China Executes 13 on Charges of Terrorism
Trucks carrying criminals and suspects are seen during a mass sentencing rally at a stadium in Yili, Xinjiang Uighur Autonomous Region May 27, 2014.
Image Credit: Reuters/ China Stringer Network

China Executes 13 on Charges of Terrorism


In the latest sign that Beijing is extremely serious about its year-long crackdown on terrorism, Xinhua reported Monday that 13 people were executed on charges of “organizing, leading, and participating in terrorist organizations” in Xinjiang. The 13 had been involved in seven different incidents, including a June 2013 terrorist attack in Piqan County that left 24 police officers and civilians dead and 23 more injured.

Also on Monday, Xinhua reported that three people had been sentenced to death for the October 2013 attack in Tiananmen Square. The three were given the death sentence for their role in “organizing and leading a terrorist organization and threatening public security through the use of dangerous methods.” Two other suspects were given a life sentence and 20 years in prison respectively for “joining a terrorist organization and threatening public security through the use of dangerous methods.” The final three suspects were sentenced to five to ten years for joining a terrorist group. According to evidence presented during the trial, the men formed a terrorist cell in 2011, and began planning for the Beijing attack in December of 2012.

In both cases, Xinhua tried to emphasize not only the punishments for the accused terrorists, but the justness of the court proceedings. Both articles specified that court proceedings had been conducted using the “ethnic language” of the accused (presumably Uyghur, although Xinhua did not explicitly mention the men’s ethnicity). The article noting the executions referenced the process of appeals and “other legal rights” for the accused. Xinhua quoted a representative of Xinjiang’s highest court as saying that the executions “defended the sanctity of the law, protected justice, and safeguarded social harmony and stability.”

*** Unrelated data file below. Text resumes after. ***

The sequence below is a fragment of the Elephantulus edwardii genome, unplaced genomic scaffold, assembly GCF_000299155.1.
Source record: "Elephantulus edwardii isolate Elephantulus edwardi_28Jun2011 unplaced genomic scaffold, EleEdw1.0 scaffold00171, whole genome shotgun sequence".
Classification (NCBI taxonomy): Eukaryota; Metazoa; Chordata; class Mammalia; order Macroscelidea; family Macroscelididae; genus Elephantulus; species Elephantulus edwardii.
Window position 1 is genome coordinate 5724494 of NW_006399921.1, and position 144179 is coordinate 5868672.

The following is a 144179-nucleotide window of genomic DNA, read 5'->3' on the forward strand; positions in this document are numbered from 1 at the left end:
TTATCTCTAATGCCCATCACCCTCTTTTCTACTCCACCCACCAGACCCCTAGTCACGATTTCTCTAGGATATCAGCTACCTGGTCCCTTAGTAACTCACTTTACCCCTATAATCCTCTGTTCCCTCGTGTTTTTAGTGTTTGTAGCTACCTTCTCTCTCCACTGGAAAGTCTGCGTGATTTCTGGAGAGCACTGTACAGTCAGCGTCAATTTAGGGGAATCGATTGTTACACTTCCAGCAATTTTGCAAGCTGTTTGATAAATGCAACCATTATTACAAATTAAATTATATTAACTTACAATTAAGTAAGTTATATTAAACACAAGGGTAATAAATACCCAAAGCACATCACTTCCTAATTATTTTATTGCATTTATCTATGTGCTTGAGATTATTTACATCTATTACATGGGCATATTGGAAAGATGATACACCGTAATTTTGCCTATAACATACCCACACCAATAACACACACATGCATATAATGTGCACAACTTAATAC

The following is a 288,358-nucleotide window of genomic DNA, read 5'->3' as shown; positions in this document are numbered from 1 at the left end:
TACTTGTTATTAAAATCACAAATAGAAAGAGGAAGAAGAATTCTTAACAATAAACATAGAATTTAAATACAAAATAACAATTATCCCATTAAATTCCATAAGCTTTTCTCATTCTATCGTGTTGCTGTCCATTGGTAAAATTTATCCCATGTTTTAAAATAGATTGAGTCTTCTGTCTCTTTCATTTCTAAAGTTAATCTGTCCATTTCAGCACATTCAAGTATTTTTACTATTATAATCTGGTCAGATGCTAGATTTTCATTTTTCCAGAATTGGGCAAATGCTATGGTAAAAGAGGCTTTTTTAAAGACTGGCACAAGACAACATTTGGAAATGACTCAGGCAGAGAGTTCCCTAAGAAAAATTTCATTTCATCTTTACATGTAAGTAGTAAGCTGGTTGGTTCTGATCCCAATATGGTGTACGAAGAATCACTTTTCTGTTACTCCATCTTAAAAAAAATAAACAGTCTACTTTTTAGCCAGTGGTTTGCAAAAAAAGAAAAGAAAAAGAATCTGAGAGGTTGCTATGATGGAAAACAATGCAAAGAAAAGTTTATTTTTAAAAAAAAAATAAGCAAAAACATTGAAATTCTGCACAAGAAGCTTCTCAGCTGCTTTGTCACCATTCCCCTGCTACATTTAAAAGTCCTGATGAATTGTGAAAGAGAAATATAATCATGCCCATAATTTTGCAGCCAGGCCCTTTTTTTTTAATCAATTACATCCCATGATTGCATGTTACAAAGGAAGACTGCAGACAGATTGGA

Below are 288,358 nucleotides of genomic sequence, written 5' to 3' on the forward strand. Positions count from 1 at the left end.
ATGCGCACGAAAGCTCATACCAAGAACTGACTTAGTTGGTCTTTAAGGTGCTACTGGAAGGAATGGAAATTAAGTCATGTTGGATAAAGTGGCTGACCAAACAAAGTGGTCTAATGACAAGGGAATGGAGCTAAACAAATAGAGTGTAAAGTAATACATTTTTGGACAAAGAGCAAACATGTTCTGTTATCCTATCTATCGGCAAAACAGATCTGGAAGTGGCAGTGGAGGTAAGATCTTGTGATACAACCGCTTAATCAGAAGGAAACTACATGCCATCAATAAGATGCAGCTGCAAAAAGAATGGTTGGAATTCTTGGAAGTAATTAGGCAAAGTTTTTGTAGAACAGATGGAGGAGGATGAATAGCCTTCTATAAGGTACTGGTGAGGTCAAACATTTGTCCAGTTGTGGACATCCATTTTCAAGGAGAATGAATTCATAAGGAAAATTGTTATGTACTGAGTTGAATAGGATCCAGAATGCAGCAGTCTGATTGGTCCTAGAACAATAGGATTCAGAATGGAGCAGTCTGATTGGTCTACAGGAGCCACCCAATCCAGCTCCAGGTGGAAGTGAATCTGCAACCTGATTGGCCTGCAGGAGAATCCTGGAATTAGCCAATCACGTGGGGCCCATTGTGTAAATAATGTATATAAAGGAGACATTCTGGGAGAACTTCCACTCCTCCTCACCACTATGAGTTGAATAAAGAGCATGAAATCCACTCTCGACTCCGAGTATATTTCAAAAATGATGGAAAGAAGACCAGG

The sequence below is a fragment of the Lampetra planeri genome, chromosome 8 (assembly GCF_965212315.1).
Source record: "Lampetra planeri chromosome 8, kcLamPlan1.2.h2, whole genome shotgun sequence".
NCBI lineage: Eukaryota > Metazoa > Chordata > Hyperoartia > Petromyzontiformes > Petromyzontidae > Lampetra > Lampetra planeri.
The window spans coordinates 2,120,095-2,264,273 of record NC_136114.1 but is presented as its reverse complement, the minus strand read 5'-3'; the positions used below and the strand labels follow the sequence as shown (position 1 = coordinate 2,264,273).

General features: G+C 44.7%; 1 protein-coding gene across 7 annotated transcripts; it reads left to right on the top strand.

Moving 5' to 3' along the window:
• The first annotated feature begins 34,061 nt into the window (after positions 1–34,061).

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China may be particularly stressing the fairness of these legal proceedings as there have been concerns about the legality of China’s crackdown on terrorism. Earlier this year, a mass sentencing of 55 accused criminals was held in a sports stadium, sparking concerns that the accused had been denied due process in favor of a showy exhibition of official resolve. Celia Hatton of BBC described the mass sentencing as the same sort of “political theater” used during the Cultural Revolution. In addition, human rights organization are worried that the crackdown on terrorism is being accompanied by a general war on Islam, including religious practices such as the wearing of head scarves by women.

The Xinhua articles seem aware of the potential for a backlash, and framed the executions and sentencings as a victory for the justice system. Reforming China’s judicial system to accord with the “rule of law” is one of Xi Jinping’s priorities; thus Beijing seems to have backed away from grand spectacle to emphasize the legal validity of the convictions. Still, grand demonstrations of China’s victories against terrorism are still seen as valuable. As Reuters notes, the trial for the Tiananmen attackers was public, and reportedly attended by 400 people.

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